While there have been a few winners in the COVID-19 economy, many industries have been shocked into a new normal and some companies have been pushed into bankruptcy. Sports stocks have been hard-hit as professional leagues have been canceled and dabblers have been forced to socially distance. Sports-focused companies, like others, have been scrambling to pivot and meet new behaviors in the socially distanced era. How much success are they seeing?
Is Nike in trouble?
Nike recently released its third-quarter earnings with sales performing worse than analyst estimates. Revenue decreased 36% on a currency-neutral basis, and the company posted a $790 million loss. While that wasn't terribly surprising, the question is how long it will take the company to get into the positive. It claimed to have taken all sorts of actions, such as increasing focus on digital and streamlining inventory, but that couldn't push back a store closure on such a massive scale.
On the heels of the quarterly report, Nike sent an email to employees announcing a restructuring plan that will include layoffs.
Although Nike seems almost untouchable, with its super-high lead in the activewear space, the pandemic has changed other aspects of the retail landscape and anything has become entertainable. Certainly, Nike's premium label, along with its premium price tag, may become out of reach for many fans, and a company like Skechers, which functions as a lower-priced alternative, stands to gain.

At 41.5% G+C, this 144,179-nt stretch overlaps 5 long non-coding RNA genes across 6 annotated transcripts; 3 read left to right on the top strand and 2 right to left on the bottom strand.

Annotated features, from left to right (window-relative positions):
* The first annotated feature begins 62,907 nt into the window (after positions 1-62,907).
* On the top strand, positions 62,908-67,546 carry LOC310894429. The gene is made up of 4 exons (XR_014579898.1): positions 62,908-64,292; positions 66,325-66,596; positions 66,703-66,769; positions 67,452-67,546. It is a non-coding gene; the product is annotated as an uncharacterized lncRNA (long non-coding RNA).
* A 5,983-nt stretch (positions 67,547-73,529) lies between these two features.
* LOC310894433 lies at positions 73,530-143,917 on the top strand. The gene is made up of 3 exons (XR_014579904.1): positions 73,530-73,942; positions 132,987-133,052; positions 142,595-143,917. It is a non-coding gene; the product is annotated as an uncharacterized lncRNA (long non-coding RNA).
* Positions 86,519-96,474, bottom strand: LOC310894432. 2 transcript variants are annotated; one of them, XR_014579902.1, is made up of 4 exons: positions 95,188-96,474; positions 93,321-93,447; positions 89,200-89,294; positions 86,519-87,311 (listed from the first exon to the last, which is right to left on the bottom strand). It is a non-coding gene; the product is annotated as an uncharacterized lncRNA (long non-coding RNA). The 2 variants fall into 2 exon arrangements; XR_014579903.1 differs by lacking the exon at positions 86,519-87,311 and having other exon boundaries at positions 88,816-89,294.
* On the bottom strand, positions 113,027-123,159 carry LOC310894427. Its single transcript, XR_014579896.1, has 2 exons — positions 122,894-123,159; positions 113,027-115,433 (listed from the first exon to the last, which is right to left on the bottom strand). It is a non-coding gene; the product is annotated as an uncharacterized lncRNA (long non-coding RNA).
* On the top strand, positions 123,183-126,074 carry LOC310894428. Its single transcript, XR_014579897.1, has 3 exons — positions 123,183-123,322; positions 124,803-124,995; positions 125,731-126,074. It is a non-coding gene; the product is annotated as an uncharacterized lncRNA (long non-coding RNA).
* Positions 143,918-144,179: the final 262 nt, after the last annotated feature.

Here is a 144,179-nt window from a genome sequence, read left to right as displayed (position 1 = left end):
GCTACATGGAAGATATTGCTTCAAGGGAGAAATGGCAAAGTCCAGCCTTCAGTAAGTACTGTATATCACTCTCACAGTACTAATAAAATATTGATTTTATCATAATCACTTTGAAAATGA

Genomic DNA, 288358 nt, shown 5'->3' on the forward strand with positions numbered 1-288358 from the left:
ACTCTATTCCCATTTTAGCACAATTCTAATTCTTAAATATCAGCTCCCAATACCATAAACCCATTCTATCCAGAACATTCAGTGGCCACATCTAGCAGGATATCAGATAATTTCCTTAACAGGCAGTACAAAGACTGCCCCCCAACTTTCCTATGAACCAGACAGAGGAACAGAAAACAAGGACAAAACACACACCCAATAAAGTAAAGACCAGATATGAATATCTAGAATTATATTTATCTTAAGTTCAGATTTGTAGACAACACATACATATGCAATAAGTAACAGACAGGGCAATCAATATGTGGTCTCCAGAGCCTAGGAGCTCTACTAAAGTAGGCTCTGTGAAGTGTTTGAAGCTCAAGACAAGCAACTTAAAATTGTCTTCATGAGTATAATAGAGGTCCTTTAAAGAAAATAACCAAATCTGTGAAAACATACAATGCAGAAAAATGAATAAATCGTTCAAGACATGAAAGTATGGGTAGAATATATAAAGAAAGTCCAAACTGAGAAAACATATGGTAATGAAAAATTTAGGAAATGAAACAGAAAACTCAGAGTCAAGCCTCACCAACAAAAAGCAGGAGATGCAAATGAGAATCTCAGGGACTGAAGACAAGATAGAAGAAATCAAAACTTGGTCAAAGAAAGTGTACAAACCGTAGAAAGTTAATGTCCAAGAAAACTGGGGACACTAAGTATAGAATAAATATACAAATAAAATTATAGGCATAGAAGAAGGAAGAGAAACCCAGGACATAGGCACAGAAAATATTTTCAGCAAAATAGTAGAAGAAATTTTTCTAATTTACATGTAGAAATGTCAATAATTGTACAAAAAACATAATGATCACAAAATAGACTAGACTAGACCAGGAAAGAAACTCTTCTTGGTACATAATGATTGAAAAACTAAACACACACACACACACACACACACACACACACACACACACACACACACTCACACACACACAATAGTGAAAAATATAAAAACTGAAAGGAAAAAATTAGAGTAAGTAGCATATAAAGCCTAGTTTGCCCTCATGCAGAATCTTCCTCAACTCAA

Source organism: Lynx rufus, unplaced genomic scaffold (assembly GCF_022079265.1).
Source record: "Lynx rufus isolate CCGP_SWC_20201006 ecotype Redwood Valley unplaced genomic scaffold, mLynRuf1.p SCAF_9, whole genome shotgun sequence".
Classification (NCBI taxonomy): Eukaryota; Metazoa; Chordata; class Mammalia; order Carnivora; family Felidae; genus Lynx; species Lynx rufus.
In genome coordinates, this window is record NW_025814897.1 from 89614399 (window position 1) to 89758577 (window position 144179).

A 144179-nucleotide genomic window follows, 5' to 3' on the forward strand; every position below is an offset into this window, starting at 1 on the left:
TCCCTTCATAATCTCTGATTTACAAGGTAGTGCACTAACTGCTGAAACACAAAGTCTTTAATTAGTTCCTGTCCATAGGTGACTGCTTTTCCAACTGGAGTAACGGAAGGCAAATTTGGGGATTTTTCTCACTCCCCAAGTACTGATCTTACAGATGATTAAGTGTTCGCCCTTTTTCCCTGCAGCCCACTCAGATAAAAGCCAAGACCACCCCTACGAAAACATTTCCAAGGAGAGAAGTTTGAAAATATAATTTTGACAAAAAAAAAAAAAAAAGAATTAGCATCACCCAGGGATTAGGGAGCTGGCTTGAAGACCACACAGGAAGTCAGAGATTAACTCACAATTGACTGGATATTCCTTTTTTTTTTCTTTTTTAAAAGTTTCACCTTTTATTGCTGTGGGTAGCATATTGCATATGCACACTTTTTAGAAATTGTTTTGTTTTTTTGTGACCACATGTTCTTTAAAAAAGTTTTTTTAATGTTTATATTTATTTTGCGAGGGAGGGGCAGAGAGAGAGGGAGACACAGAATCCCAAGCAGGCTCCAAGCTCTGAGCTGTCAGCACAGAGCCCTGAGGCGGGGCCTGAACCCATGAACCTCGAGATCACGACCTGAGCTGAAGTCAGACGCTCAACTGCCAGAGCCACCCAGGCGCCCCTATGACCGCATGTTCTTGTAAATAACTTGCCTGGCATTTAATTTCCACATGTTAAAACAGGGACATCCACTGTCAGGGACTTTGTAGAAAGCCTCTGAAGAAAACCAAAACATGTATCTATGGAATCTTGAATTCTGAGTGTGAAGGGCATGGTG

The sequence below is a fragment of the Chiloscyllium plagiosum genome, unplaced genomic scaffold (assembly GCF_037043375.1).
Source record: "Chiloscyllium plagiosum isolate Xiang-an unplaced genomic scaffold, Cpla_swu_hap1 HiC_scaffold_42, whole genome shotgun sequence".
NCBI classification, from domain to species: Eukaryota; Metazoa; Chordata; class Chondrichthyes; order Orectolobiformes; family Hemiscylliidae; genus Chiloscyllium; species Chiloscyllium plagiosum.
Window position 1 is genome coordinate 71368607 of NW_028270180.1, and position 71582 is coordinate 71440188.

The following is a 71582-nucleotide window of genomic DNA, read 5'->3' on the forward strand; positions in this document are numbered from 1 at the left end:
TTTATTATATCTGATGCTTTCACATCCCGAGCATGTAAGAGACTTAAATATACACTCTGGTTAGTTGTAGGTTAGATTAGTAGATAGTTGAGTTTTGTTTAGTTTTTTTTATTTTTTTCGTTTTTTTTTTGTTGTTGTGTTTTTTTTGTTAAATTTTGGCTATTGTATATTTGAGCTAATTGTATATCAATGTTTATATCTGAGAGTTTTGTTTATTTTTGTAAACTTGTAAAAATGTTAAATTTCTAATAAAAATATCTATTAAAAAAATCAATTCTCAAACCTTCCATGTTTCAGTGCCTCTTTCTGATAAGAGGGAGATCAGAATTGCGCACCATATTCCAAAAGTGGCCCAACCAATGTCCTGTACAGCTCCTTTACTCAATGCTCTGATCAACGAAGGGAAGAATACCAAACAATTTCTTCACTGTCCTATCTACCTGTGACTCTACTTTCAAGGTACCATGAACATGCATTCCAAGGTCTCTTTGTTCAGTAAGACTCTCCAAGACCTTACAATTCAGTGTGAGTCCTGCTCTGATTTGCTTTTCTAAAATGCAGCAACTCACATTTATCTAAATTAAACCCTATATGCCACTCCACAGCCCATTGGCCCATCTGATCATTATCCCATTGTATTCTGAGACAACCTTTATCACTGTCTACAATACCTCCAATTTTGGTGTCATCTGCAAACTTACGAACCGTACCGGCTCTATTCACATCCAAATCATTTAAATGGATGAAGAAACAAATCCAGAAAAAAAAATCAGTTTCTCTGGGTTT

On the other hand, rival Lululemon, which also has a premium price tag, only posted a 17% decrease in sales over a similar time period and made a profit.
In Nike's favor, it's still customers' No. 1 favorite brand in many key areas, and sales in China, where the Nike trending app increased users more than 350% since January, are already entering the positive. The Nike commerce app has been downloaded at triple last year's rate, and Nike digital sales increased 79% over the prior year.
This time period is crucial for Nike, as nearly all stores have reopened and its digital program has been set up for success. Will the fans be coming back for full-price items, or will Nike need to cut its inventory with promotions?
Is Disney a sports stock?
While sports may not be the first thing that comes to mind when thinking about the entertainment king, Disney has a strong sports segment in its ESPN channel, a top choice for live sporting events.
Along with the company's parks segment, channels have seen revenue slide over the past few months as games have been canceled. Execs had to figure out how to keep customers tuned in while there were no live events to show, and Disney said the channel is showing "compelling programming" in the absence of live programming.
ESPN had a big victory with The Last Dance, a 10-part documentary feature about Michael Jordan and the Chicago Bulls that was the most-watched ESPN documentary ever and the No. 1 sports program among all male demographics.
Another innovation was the NFL draft, which wasn't live this year. ESPN created a virtual event with 600 cameras live in different homes, and it was the most-watched NFL draft ever, with 55 million watching over the three-day event.
ESPN is launching three more new films and finding innovative ways to bring out engaging programming for its core audience.
With more of its parks slated to open this month and ESPN delivering content to keep viewers tuned in, Disney is a stock to watch in July.